The two leads, McGee Maddox as Jerry and Allison Walsh as Lise Dassin, are accomplished ballet dancers and their performances are extraordinary. Maddox was a Principal Dancer with The National Ballet of Canada while Walsh was a soloist with The Joffrey Ballet, and their dance moves are exquisite. They both have remarkable stage presence and are able to equally handle the singing and acting required of them with ease.
Pushing past her comfort zone — which had always been on the tips of her toes — to audition for “An American in Paris” helped ballerina Allison Walsh find a new professional direction.
With balletic movements, Gershwin melodies and complex characters, “An American in Paris” celebrates and updates the romantic dance musical.
Taking an unexpected leap, dancer Allison Walsh gracefully transitioned from ballet to Broadway when she joined the cast of “An American in Paris,” the 2015 Tony Award-winning musical adapted from the classic Gershwin-inspired film.
An American in Paris the four-time Tony-winning 2015 Broadway musical, onstage at TPAC’s Jackson Hall October 31-November 5, quite simply stated might just be the most gorgeous classical choreography-filled musical of all time.
“An American in Paris” arrived at TPAC’s Jackson Hall Tuesday night — and it’s just as “’S Wonderful” as you might have imagined. Inspired by the classic Gene Kelly film and set to the timeless music of George and Ira Gershwin, this Tony Award-winning musical follows a U.S. Army veteran and a mysterious French woman in the aftermath of World War II. A tough act to follow? You bet. But this marvelous touring production manages to honor all of the wonder and passion of the 1951 film, while truly succeeding on its own terms.
Soaked in color and light and jazz, the award-winning stage adaptation of "An American in Paris" made its Memphis debut Tuesday at The Orpheum Theatre.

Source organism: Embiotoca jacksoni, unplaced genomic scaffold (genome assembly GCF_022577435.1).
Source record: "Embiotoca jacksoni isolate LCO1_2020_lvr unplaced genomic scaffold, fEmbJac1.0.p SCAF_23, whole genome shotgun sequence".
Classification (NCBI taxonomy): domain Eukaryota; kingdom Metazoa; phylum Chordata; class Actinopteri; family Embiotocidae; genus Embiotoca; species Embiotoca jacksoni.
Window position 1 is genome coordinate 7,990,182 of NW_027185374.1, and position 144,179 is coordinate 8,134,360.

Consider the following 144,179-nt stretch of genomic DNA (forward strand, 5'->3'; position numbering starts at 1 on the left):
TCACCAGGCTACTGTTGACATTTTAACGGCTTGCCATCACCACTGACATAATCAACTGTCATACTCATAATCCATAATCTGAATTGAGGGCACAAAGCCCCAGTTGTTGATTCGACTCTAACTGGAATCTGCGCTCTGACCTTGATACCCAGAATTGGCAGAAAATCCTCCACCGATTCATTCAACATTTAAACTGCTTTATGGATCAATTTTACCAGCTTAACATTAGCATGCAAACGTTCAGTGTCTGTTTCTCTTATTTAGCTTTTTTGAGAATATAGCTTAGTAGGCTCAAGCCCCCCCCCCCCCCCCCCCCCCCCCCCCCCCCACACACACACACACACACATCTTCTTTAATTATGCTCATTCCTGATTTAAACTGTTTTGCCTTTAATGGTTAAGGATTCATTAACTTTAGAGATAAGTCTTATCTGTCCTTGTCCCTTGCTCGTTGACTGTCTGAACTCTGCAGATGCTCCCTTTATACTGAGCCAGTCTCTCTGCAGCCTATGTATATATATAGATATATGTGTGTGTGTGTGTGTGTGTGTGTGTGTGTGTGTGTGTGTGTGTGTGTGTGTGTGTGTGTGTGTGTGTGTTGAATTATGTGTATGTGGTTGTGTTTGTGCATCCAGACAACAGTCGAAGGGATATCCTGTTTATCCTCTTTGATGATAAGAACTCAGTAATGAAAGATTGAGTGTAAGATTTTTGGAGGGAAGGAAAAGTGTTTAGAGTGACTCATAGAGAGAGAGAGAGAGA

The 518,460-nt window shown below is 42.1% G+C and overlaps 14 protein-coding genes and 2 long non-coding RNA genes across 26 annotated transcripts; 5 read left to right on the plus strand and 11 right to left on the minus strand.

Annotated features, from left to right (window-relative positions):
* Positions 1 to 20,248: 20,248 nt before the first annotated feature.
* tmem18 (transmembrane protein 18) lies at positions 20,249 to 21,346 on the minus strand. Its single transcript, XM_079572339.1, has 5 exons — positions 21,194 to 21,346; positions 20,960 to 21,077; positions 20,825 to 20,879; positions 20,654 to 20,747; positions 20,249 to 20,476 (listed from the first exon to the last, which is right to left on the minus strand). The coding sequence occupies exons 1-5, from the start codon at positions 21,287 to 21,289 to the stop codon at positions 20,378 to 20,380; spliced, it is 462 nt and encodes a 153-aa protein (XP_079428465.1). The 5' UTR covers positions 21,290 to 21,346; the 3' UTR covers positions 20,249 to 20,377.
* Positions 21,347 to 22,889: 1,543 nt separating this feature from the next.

"...Captivating audiences as Lise Dassin is Allison Walsh. Walsh reprises her role as Dassin. On Broadway, she was part of the ensemble and was the alternate for Dassin. This is her first time with the lead role on a national tour. One couldn’t tell. There’s a freedom to Walsh’s dancing. While ballet has many intricacies, Walsh’s skills were on point."
They've got rhythm! Broadway faves Allison Walsh (Anastasia) and Matthew Scott (An American in Paris, Sondheim on Sondheim) are joining the national tour of An American in Paris as Lise Dassin and Adam Hochberg. They join McGee Maddox, as Jerry Mulligan, in the touring production. Walsh and Scott will join the show on October 17 when the tour stops at Popejoy Hall in Albuquerque.
The new musical, ANASTASIA, dances into Broadway's Broadhurst Theatre (235 West 44th Street) tonight, April 24, 2017, produced by Stage Entertainment, Bill Taylor (Sister Act, Rocky), Tom Kirdahy (It's Only A Play, The Visit) and Hunter Arnold (Kinky Boots, Spring Awakening).
When Allison Walsh stepped onstage in Darrell Grand Moultrie’s Differences in Sections last July, the BalletX dancer resembled a young, glamorous Leslie Caron.
Whenever The Joffrey Ballet needs a bravura allegro dancer, Allison Walsh, a powerful natural jumper, is at the ready. But at 25, this small, muscular, dark-eyed dancer—who joined The Joffrey as an apprentice in 2004 and was invited into the company the following year—has started to develop a new profile.